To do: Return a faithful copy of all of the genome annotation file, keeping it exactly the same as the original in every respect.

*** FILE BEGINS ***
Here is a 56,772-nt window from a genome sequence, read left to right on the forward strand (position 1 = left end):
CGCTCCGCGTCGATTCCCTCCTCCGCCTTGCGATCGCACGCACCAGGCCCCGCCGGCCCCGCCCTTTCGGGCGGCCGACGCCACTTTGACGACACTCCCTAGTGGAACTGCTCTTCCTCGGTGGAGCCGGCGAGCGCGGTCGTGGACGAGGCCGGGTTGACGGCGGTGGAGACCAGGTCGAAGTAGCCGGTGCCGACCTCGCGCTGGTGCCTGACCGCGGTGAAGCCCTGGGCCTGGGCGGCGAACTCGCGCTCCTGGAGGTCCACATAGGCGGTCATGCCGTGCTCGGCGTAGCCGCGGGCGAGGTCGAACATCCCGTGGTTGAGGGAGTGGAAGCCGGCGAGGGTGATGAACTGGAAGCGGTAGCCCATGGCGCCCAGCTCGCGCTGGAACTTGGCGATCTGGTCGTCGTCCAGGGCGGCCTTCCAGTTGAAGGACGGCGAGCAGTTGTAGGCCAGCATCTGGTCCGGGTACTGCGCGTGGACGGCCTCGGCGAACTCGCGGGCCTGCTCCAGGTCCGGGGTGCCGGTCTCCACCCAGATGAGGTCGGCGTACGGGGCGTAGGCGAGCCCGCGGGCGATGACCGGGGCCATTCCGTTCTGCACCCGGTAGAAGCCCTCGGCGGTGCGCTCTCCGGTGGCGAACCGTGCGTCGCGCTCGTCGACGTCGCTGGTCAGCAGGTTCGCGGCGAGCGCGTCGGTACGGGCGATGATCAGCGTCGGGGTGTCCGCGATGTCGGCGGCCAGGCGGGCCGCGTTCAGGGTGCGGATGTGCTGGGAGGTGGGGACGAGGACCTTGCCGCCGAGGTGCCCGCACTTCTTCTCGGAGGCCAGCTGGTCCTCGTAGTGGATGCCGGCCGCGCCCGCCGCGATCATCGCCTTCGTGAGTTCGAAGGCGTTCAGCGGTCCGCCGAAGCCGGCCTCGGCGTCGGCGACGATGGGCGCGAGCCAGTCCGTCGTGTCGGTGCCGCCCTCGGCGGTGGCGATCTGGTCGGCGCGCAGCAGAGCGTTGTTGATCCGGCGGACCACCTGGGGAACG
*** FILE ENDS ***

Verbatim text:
Here is a 56,772-nt window from a genome sequence, read left to right on the forward strand (position 1 = left end):
CGCTCCGCGTCGATTCCCTCCTCCGCCTTGCGATCGCACGCACCAGGCCCCGCCGGCCCCGCCCTTTCGGGCGGCCGACGCCACTTTGACGACACTCCCTAGTGGAACTGCTCTTCCTCGGTGGAGCCGGCGAGCGCGGTCGTGGACGAGGCCGGGTTGACGGCGGTGGAGACCAGGTCGAAGTAGCCGGTGCCGACCTCGCGCTGGTGCCTGACCGCGGTGAAGCCCTGGGCCTGGGCGGCGAACTCGCGCTCCTGGAGGTCCACATAGGCGGTCATGCCGTGCTCGGCGTAGCCGCGGGCGAGGTCGAACATCCCGTGGTTGAGGGAGTGGAAGCCGGCGAGGGTGATGAACTGGAAGCGGTAGCCCATGGCGCCCAGCTCGCGCTGGAACTTGGCGATCTGGTCGTCGTCCAGGGCGGCCTTCCAGTTGAAGGACGGCGAGCAGTTGTAGGCCAGCATCTGGTCCGGGTACTGCGCGTGGACGGCCTCGGCGAACTCGCGGGCCTGCTCCAGGTCCGGGGTGCCGGTCTCCACCCAGATGAGGTCGGCGTACGGGGCGTAGGCGAGCCCGCGGGCGATGACCGGGGCCATTCCGTTCTGCACCCGGTAGAAGCCCTCGGCGGTGCGCTCTCCGGTGGCGAACCGTGCGTCGCGCTCGTCGACGTCGCTGGTCAGCAGGTTCGCGGCGAGCGCGTCGGTACGGGCGATGATCAGCGTCGGGGTGTCCGCGATGTCGGCGGCCAGGCGGGCCGCGTTCAGGGTGCGGATGTGCTGGGAGGTGGGGACGAGGACCTTGCCGCCGAGGTGCCCGCACTTCTTCTCGGAGGCCAGCTGGTCCTCGTAGTGGATGCCGGCCGCGCCCGCCGCGATCATCGCCTTCGTGAGTTCGAAGGCGTTCAGCGGTCCGCCGAAGCCGGCCTCGGCGTCGGCGACGATGGGCGCGAGCCAGTCCGTCGTGTCGGTGCCGCCCTCGGCGGTGGCGATCTGGTCGGCGCGCAGCAGAGCGTTGTTGATCCGGCGGACCACCTGGGGAACG